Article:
Igartubeiti did not stand out as a particularly wealthy farmstead or indeed as a particularly high quality building. The interior and the main facade were built of oak wood, and the remaining walls of poor quality masonry that underwent few if any significant improvements from the 17th century onwards. Its floor plan is square, and the building is topped with a great gable roof. An open porch runs along the entire width of the front of the house, and the interior is arranged in the double-L configuration traditionally used in Gipuzkoa, with the dwelling area and stables on the ground floor and the various storage areas on the upper floor under the roof. A striking feature of the interior is a great cider press, which lay disused and falling into decay for several generations. It was once common to find cider presses in farmhouses – indeed several thousand are thought to have existed on the oldest farmsteads in Gipuzkoa and Bizkaia and the remains of several hundred still survive – but the recent reconstruction work to put this particular press back into working order reveals that it is of a quite uncommon type.

There is really nothing in Igartubeiti that sets it apart as unique except for the highly important fact (in terms of cultural heritage) that much of its structure and its wooden walls have survived largely unaltered. In most such farmhouses they are long gone. Its most appreciable feature is precisely its value as a paradigm: its usefulness as an example of what was once a large number of farmhouses with similar social, economic and physical characteristics. It can thus serve as a scenario for examining and, in some cases, resolving major historical mysteries concerning such farmhouses in general.


Igartubeiti is an outlying farmstead well away from the parish church and the centre of the village of Ezkioga. © Xabi Otero

Like many other farmhouses, Igartubeiti’s passage through history has gone practically unnoticed. Little information on it has come to light, in spite of the exhaustive documentary, archaeological, ethnographic and architectural research carried out as a necessary adjunct to the restoration of the building. It stands out not so much for its intrinsic characteristics – which it shares with many other farmhouses – as for the amount of research conducted on it. That research is not only particularly thorough but also unprecedented in this area, insofar as it has focused specifically (and not just as part of a broader study) on a rural residential building rather than a visually attractive, historically renowned, high-prestige construction such as a church, a stately home or a military or public building. The house is important only to the extent that it can provide undiluted, first-hand information on the homes and villages of farmers and on how they once lived.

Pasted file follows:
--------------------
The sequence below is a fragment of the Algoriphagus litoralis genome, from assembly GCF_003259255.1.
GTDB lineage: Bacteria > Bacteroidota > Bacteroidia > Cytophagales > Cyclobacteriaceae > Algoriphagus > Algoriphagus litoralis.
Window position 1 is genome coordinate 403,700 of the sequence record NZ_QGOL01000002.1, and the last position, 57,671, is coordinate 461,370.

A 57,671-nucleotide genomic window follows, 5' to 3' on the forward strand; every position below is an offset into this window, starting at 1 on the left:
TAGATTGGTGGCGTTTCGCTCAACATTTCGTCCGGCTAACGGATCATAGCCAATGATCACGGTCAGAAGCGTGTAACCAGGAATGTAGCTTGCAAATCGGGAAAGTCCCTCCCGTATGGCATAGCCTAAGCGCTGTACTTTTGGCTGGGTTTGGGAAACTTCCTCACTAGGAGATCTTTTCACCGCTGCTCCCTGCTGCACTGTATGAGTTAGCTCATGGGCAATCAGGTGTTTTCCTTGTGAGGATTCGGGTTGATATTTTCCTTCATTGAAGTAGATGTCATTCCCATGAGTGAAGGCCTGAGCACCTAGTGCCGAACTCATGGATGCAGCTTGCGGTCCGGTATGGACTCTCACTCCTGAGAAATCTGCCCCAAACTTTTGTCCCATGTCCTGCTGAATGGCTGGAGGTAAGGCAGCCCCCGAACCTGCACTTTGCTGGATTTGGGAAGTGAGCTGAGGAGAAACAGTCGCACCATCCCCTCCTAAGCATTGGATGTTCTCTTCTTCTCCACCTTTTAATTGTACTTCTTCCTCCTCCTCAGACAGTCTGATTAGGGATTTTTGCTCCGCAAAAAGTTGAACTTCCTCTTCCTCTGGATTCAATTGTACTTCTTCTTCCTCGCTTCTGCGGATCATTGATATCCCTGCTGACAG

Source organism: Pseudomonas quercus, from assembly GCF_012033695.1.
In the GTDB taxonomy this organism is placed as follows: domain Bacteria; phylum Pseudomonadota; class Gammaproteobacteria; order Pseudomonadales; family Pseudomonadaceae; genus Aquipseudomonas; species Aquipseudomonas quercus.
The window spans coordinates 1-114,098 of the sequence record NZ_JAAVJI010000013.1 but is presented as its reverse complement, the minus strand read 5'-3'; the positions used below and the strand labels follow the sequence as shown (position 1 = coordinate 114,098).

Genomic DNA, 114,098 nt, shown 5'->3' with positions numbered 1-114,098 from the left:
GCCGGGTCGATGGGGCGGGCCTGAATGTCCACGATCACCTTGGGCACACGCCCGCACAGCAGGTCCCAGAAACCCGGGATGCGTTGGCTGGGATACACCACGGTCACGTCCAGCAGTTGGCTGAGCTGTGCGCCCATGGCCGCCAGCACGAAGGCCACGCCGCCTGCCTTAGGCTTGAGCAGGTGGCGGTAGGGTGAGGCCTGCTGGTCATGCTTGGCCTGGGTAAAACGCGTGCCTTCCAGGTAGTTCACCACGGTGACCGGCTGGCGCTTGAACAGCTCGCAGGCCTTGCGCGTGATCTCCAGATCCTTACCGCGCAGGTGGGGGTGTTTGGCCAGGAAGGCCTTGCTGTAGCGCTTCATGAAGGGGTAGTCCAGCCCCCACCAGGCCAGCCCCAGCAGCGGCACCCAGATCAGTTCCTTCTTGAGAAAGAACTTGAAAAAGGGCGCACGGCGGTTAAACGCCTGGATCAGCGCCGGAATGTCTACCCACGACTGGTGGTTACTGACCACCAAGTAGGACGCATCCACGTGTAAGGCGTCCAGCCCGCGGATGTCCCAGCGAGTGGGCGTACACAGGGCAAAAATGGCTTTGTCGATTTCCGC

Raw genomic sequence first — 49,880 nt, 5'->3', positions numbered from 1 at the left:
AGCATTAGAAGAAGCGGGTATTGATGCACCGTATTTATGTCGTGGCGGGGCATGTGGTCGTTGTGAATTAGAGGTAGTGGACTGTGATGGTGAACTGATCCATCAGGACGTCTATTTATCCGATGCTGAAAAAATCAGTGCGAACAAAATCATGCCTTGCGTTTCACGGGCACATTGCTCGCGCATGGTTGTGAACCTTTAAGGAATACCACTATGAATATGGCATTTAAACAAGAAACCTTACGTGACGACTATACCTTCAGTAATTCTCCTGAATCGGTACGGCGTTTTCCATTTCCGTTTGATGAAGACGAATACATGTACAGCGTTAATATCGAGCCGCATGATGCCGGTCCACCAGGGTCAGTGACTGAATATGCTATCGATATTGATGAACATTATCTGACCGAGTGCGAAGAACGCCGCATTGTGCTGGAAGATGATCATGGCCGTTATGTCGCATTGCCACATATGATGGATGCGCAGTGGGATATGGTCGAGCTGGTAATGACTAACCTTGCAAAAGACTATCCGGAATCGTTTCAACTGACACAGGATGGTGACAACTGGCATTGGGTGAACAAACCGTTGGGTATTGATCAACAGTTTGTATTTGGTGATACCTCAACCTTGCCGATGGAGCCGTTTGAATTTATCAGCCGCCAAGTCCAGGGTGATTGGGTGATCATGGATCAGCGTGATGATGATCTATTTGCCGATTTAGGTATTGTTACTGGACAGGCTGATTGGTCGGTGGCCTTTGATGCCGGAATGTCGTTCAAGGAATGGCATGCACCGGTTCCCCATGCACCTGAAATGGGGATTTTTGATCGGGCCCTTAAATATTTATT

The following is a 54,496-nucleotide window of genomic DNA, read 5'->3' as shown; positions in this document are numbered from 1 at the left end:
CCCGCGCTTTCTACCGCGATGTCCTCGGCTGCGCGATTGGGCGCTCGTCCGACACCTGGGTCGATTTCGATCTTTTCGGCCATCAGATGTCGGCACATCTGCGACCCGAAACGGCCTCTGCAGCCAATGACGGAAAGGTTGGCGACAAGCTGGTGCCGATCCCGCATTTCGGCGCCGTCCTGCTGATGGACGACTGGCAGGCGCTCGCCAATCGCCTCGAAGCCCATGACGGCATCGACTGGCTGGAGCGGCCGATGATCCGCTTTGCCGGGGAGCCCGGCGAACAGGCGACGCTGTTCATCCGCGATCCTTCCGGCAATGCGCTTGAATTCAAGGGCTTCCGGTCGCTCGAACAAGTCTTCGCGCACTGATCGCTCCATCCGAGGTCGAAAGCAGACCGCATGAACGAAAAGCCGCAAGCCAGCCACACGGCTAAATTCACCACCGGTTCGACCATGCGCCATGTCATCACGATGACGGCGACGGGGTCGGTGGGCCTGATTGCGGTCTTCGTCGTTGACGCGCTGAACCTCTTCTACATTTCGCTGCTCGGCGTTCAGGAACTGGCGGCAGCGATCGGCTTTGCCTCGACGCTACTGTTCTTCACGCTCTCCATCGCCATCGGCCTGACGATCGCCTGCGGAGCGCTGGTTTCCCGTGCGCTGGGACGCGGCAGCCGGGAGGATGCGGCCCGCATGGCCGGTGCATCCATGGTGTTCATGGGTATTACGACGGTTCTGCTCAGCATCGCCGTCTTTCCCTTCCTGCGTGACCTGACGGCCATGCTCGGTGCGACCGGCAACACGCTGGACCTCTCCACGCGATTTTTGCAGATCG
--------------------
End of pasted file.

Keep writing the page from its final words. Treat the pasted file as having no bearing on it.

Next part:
In this role as a paradigm, Igartubeiti can serve as a springboard for analysing at least three issues which are significant in interpreting the history of the area and of thousands of Basque farmhouses over a period of more than 1000 years. The first is the pattern of scattered settlements on hillsides in high-rainfall areas, of which Igartubeiti is a fine example. The second is how the farmstead came to emerge as a new type of dwelling for farmers on the Bay of Biscay side of the Basque lands, in particular in the form of a combined dwelling and cider press, the form that predominated in Gipuzkoa, of which Igartubeiti is the only intact survivor. And the third is the more generic question of what domestic life was like in terms of family living, amenities and the use of farm dwellings over the past 500 years, beyond the narrow chronological limits imposed by living memory and the scarceness of written records, which has kept farm workers out of sight in a past with no history.

©Alberto Santana